In lieu of an abstract, here is a brief excerpt of the content:

Reviewed by:
  • Race in American Sports by James L. Conyers
  • Robert A. Bennett III
Conyers, James L. Race in American Sports. Jefferson, NC: MacFarland, 2014. Pp. 288. About the contributors, index. $40.00 pb.

Issues of race have been central to our understanding of American society and sports. This has been evident with the exclusion of peoples from athletic competition because of their racial makeup to limitations of gender in the athletic realm to the impact of stereotypes. James Conyers, a professor of African American studies, has assembled a collection of interdisciplinary essays through Race in American Sports that examine athletics within intercollegiate and professional sports in the United States. Such themes explored in this edited volume are Native Americans as mascots, the place of historically black colleges and universities, debates around Asians in sports, masculinity and athletic competition, and the impact of racial stereotypes.

One of the work’s contributions is the discussion on the intersectionalities of race, athletics, and gender, an often-neglected aspect of sports scholarship. In “An Ethic of Care: [End Page 410] Black Female College Athletes and Development,” Akilah R. Carter-Francique discusses how black females involved in intercollegiate sports at predominantly white institutions of higher education experience seclusion, do not receive adequate support, and fail to have optimal experiences athletically or academically. She contends programming efforts created by the National Collegiate Athletic Association (NCAA), like the life-skills development program Challenging Athletes’ Minds for Personal Success (CHAMPS), need to be utilized more on college campuses.

Rita Liberti’s “As Girls See It: Writing Sport on the Margins of the Black Press” examines the writings of Olga Bowers, Iovra King, and Faith Woodson, three black women who wrote for the Baltimore Afro-American in the late 1920s and early 1930s. Through their writings, they provided insight into the lives of black females in the sporting realm. They contributed to the opportunities females were afforded at a time when all aspects of athletics were male-dominated, including sports journalism. This chapter provides scholars and students of history an understanding of how race, class, and gender played a role in American society prior to World War II.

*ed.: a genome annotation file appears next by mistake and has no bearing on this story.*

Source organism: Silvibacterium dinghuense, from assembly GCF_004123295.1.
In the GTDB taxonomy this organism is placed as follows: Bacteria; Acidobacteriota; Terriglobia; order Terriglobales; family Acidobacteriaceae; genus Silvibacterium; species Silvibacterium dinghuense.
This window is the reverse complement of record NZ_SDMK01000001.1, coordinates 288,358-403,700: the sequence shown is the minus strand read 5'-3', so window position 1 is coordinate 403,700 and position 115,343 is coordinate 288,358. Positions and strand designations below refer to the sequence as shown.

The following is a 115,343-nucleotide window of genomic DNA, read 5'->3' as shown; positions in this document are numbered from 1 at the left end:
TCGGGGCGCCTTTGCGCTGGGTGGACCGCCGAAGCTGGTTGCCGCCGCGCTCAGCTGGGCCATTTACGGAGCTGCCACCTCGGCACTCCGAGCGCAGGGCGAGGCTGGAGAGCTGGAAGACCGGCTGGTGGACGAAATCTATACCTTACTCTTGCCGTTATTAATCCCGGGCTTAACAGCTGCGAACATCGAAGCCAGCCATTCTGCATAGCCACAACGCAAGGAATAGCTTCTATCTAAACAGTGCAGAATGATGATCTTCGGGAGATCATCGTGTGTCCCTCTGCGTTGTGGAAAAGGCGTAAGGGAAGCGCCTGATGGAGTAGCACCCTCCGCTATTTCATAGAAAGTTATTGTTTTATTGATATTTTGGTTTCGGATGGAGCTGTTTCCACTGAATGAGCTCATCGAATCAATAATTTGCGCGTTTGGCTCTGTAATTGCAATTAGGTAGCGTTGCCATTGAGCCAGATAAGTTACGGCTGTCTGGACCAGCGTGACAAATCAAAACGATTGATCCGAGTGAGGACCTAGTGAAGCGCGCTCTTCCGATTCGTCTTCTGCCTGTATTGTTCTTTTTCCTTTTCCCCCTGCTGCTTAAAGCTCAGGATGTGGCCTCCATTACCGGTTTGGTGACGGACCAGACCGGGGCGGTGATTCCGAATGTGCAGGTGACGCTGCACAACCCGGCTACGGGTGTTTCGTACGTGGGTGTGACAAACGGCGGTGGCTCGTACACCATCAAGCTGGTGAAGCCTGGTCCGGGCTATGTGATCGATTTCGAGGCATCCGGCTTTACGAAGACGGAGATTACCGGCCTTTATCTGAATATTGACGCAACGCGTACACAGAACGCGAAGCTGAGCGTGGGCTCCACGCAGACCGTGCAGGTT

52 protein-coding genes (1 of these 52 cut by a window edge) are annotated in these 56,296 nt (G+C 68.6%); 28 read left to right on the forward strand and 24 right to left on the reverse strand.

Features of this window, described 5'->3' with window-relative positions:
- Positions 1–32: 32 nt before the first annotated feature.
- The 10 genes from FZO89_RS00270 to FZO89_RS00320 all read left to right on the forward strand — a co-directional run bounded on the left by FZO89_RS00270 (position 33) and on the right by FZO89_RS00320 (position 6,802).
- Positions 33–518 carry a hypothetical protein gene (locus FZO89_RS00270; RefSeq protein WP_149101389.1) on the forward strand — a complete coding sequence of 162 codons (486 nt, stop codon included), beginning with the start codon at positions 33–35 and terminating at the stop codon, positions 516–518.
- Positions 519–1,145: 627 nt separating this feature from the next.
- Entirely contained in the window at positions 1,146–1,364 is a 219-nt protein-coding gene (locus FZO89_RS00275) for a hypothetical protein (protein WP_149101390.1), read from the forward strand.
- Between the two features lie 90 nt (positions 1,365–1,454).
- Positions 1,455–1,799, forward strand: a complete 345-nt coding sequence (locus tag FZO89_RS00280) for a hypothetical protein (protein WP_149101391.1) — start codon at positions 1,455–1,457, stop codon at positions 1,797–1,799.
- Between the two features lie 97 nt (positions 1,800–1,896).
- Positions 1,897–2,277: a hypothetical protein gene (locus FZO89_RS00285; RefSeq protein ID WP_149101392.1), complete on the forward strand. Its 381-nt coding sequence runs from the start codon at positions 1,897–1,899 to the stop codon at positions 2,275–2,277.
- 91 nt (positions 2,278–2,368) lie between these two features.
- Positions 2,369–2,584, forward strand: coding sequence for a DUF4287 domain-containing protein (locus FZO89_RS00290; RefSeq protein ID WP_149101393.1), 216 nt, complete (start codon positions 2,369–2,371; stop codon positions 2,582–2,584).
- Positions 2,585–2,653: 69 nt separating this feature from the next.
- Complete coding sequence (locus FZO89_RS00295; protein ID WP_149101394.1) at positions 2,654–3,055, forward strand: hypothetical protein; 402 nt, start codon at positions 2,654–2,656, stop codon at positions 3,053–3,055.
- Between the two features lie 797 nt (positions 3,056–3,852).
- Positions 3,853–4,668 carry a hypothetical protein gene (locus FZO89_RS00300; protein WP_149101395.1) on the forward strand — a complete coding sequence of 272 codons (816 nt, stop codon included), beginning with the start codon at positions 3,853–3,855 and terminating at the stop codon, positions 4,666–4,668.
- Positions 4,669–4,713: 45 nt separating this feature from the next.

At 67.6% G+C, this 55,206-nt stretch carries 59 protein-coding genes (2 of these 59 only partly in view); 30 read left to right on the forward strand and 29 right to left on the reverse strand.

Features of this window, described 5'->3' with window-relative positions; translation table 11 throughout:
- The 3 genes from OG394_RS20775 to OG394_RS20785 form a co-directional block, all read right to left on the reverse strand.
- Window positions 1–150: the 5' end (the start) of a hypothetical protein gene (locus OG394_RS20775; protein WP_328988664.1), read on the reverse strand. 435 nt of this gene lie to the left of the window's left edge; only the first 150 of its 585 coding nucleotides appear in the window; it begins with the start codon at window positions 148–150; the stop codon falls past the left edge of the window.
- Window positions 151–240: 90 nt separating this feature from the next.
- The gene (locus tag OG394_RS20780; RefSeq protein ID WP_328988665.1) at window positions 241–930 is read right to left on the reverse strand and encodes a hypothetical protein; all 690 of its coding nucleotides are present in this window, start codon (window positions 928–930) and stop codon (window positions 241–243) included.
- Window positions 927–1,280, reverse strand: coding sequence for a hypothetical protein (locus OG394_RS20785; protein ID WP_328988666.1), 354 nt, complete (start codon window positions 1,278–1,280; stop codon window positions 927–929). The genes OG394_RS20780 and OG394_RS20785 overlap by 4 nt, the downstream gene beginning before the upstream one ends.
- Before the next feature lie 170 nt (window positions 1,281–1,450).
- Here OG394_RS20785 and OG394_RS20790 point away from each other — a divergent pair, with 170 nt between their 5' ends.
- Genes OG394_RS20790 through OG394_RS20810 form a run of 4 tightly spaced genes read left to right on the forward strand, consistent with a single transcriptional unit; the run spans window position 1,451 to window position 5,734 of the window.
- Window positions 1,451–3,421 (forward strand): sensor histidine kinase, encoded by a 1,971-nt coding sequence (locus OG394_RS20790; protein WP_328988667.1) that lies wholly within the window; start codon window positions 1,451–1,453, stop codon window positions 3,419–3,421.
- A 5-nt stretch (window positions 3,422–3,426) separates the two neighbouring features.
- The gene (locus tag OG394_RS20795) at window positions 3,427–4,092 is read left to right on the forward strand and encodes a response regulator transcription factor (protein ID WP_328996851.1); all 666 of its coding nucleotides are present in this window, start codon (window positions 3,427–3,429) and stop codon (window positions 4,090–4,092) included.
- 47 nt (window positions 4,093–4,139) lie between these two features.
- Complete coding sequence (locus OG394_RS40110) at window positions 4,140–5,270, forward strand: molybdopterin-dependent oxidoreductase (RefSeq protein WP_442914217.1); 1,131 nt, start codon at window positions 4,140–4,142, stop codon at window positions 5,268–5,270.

The discussion of race is continued in C. Richard King’s letter “Encountering the Undead: An Open Letter on the Persistent Problem of Native American Mascots.” He addresses the use of indigenous people in America as symbols of sports teams at the professional, collegiate, and secondary school ranks. King asserts the representation of Native Americans as sporting symbols has perpetuated racism in America and injured numerous people within native communities. By the end of his writing, he argues that logic and the presentation of facts will not be enough to end sports manifestation of anti-Indian racism and concludes he is not holding out hope for the end of Native American mascots.

College athletics is explored in Race in American Sports. One of the finest contributions is Earl Smith’s “The Athletic Industrial Complex: Conference Realignment, Race and Title IX.” Taking from sociologist C. Wright Mills and President Dwight D. Eisenhower’s use of the term “military industrial complex,” Smith coins the term “athletic industrial complex” to illustrate the intricate role sports play in the economic framework of the United States in the twenty-first century. According to Smith, the relationship between athletics and education has been greatly impacted as many institutions of higher education have sought financial gain at the cost of student athletes through conference realignment.

The academic experiences of black males in intercollegiate athletics are explored in Gary Sailes and Rebecca Milton Allen’s chapter, “Institutional Barriers and Self-handicapping Behaviors of Black Male Student-Athletes: Catalysts for Underperformance in the Classroom.” The authors provide examples of how institutions of higher education limit the academic progress of African American male collegiate athletes, but also how this particular population restricts its own scholastic success. According to Sailes and Allen, this is done by the placing of athletics over education, a sense of entitlement in the classroom, and the belief that the only way to succeed in society is through a career in professional sports. The authors contend that the “blame game” must end and that athletes, their families...


Additional Information

Print ISSN
pp. 410-412
Launched on MUSE
Open Access
Back To Top

This website uses cookies to ensure you get the best experience on our website. Without cookies your experience may not be seamless.